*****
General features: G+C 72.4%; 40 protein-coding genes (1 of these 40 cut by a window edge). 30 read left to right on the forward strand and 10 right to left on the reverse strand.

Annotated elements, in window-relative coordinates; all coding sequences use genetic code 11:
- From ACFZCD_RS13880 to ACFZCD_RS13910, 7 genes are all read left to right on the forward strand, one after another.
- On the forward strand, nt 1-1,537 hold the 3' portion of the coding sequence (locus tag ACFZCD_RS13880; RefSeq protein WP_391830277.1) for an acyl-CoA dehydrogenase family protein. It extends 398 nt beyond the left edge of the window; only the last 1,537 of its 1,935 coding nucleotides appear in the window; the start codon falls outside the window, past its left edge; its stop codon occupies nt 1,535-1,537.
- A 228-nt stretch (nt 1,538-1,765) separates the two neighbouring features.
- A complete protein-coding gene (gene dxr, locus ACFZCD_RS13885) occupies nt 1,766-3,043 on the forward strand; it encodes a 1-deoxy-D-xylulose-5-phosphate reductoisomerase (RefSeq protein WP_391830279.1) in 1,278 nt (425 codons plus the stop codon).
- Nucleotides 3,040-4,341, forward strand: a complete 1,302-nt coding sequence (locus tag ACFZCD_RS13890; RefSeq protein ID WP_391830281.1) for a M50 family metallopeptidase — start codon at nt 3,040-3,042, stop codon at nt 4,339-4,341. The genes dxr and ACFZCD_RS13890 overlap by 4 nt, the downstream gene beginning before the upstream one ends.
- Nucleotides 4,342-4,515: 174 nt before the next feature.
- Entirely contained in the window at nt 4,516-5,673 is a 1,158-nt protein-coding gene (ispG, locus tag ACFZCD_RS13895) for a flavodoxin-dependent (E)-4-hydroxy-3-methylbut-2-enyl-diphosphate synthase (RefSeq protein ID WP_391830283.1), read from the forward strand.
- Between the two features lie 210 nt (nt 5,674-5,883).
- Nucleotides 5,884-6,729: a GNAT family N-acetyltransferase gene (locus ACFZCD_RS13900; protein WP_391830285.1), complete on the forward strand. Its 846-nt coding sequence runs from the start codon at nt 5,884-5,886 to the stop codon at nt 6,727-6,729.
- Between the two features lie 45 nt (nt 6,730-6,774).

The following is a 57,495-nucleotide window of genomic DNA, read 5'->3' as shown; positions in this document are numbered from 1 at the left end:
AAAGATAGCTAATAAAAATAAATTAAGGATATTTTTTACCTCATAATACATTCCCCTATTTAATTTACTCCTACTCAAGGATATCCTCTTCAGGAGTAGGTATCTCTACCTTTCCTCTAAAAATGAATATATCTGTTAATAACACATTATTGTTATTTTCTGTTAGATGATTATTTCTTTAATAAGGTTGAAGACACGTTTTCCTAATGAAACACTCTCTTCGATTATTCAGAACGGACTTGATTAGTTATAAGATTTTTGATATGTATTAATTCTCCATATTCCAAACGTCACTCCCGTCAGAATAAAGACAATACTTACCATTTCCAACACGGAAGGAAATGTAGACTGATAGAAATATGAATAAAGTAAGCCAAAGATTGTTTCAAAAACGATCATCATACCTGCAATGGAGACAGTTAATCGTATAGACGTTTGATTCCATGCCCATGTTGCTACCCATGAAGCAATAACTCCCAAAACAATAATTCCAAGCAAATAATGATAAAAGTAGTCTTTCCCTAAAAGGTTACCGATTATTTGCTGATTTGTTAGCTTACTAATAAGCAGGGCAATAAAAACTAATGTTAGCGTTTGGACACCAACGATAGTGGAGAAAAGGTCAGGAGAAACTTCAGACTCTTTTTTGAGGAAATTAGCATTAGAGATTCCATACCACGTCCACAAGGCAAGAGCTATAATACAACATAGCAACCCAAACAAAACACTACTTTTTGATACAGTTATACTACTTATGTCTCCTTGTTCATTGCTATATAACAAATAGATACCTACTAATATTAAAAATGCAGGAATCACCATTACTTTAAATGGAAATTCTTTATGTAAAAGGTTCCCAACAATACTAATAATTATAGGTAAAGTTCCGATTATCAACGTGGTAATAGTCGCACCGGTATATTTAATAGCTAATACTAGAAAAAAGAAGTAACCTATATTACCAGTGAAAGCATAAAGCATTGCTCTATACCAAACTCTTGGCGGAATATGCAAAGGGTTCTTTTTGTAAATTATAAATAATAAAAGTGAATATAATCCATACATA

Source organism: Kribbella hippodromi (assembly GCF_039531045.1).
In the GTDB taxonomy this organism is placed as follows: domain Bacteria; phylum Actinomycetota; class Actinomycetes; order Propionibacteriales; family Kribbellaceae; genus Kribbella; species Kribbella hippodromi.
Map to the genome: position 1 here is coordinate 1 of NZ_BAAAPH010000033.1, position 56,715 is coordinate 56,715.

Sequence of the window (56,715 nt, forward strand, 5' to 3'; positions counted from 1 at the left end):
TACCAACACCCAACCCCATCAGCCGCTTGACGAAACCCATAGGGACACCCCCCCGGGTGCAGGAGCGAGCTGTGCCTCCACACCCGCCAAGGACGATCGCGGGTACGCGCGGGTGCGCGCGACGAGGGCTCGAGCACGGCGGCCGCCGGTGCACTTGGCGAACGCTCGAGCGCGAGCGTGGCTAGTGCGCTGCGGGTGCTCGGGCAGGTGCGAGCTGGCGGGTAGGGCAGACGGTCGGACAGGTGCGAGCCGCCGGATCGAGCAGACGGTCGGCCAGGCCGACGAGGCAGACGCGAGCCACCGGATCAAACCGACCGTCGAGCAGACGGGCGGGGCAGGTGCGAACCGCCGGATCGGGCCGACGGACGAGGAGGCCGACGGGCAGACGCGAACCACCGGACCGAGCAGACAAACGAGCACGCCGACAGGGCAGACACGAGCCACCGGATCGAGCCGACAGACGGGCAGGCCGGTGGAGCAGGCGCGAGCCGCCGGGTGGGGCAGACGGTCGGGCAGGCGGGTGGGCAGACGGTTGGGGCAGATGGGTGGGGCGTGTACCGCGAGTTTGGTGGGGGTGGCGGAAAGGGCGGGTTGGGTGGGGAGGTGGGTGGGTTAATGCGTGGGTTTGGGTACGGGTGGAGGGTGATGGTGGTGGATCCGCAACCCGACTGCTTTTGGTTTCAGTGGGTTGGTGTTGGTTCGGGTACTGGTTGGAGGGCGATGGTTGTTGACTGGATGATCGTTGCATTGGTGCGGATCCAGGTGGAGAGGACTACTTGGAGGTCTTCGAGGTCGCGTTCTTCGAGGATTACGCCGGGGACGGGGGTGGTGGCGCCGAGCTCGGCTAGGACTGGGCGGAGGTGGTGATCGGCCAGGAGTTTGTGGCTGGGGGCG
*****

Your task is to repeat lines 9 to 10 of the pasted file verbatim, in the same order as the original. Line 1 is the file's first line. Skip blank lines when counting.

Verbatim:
- Entirely contained in the window at nt 4,516-5,673 is a 1,158-nt protein-coding gene (ispG, locus tag ACFZCD_RS13895) for a flavodoxin-dependent (E)-4-hydroxy-3-methylbut-2-enyl-diphosphate synthase (RefSeq protein ID WP_391830283.1), read from the forward strand.
- Between the two features lie 210 nt (nt 5,674-5,883).